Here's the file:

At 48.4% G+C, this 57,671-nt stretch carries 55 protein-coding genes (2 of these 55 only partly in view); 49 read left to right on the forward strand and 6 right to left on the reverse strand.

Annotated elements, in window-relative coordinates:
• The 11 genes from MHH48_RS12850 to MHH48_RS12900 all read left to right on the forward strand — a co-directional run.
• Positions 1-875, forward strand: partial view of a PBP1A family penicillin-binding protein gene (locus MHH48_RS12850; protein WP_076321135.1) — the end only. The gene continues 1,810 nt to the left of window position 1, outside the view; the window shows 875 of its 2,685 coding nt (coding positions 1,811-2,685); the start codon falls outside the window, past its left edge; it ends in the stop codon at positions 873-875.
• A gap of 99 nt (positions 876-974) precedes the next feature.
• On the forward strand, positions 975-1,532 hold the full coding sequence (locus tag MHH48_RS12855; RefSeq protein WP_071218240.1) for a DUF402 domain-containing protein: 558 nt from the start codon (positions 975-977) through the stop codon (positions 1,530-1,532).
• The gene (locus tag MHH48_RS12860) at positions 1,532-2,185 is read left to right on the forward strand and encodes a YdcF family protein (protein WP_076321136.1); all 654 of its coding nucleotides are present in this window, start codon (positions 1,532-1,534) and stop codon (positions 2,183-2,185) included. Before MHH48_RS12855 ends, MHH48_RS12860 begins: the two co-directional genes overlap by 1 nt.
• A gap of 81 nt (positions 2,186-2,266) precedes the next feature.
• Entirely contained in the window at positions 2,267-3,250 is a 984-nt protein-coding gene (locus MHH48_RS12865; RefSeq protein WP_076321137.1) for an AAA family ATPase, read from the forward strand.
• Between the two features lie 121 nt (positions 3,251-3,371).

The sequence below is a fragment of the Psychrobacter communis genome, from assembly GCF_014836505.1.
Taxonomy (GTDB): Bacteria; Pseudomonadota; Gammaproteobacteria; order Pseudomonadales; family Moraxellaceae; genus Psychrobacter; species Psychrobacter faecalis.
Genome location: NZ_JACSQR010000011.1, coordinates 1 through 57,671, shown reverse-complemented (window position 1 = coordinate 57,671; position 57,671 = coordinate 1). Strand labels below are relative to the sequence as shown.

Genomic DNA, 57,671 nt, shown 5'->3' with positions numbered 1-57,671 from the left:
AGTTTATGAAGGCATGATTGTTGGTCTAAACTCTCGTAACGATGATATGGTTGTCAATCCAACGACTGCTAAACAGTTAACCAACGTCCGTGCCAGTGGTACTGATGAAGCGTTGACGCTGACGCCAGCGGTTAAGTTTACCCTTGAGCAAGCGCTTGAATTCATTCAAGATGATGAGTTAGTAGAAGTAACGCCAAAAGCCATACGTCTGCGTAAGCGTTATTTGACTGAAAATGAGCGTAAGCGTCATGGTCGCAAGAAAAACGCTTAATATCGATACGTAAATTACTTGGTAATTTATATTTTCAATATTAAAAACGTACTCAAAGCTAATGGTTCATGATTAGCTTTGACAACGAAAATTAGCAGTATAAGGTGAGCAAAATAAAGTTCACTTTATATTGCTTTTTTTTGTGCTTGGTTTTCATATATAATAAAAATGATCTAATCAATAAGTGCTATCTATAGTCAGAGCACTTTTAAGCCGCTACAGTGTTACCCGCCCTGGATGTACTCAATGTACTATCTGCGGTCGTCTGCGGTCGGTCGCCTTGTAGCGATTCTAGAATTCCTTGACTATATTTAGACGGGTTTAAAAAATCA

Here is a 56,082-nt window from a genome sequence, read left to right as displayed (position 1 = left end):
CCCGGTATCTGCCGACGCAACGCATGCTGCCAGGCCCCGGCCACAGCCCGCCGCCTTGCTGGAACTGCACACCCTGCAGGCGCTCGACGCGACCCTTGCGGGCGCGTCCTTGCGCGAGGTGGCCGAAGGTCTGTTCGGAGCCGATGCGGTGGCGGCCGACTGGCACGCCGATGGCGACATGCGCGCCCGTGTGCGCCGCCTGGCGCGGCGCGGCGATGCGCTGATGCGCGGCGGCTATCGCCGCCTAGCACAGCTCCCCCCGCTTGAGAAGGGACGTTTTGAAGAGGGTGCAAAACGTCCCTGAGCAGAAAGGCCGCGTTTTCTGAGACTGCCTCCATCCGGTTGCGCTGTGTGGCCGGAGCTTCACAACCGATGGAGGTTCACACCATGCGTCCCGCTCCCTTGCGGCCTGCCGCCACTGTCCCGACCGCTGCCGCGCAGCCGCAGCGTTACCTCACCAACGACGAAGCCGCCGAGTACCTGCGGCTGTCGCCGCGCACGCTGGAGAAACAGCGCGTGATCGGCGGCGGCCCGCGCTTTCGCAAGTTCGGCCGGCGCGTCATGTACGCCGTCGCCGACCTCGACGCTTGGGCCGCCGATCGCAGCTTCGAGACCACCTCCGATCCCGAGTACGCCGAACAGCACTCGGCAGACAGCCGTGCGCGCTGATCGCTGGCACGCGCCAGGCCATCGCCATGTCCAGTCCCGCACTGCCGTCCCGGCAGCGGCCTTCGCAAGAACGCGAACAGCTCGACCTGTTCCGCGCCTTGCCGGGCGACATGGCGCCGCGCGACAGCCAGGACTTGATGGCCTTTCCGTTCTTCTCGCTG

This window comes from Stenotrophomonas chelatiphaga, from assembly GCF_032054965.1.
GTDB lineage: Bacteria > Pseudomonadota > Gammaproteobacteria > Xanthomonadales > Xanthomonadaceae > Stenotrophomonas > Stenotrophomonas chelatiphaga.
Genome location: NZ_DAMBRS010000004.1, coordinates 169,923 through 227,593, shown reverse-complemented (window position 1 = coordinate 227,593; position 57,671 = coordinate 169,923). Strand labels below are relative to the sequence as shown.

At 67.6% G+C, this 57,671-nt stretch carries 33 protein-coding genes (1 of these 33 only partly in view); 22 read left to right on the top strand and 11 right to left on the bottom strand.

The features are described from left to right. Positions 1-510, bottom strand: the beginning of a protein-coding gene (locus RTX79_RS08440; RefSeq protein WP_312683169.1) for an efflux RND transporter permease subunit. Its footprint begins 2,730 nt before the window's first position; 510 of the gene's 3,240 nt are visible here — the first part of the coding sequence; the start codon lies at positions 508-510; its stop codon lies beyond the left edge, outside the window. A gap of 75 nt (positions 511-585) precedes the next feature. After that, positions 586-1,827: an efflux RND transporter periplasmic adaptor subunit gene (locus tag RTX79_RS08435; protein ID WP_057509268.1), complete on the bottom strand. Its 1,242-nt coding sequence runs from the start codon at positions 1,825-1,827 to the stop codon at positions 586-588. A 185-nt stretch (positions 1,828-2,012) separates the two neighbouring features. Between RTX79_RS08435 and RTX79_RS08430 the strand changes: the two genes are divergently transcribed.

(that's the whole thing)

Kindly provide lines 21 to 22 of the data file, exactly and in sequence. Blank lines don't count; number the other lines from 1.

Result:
At 67.6% G+C, this 57,671-nt stretch carries 33 protein-coding genes (1 of these 33 only partly in view); 22 read left to right on the top strand and 11 right to left on the bottom strand.

The features are described from left to right. Positions 1-510, bottom strand: the beginning of a protein-coding gene (locus RTX79_RS08440; RefSeq protein WP_312683169.1) for an efflux RND transporter permease subunit. Its footprint begins 2,730 nt before the window's first position; 510 of the gene's 3,240 nt are visible here — the first part of the coding sequence; the start codon lies at positions 508-510; its stop codon lies beyond the left edge, outside the window. A gap of 75 nt (positions 511-585) precedes the next feature. After that, positions 586-1,827: an efflux RND transporter periplasmic adaptor subunit gene (locus tag RTX79_RS08435; protein ID WP_057509268.1), complete on the bottom strand. Its 1,242-nt coding sequence runs from the start codon at positions 1,825-1,827 to the stop codon at positions 586-588. A 185-nt stretch (positions 1,828-2,012) separates the two neighbouring features. Between RTX79_RS08435 and RTX79_RS08430 the strand changes: the two genes are divergently transcribed.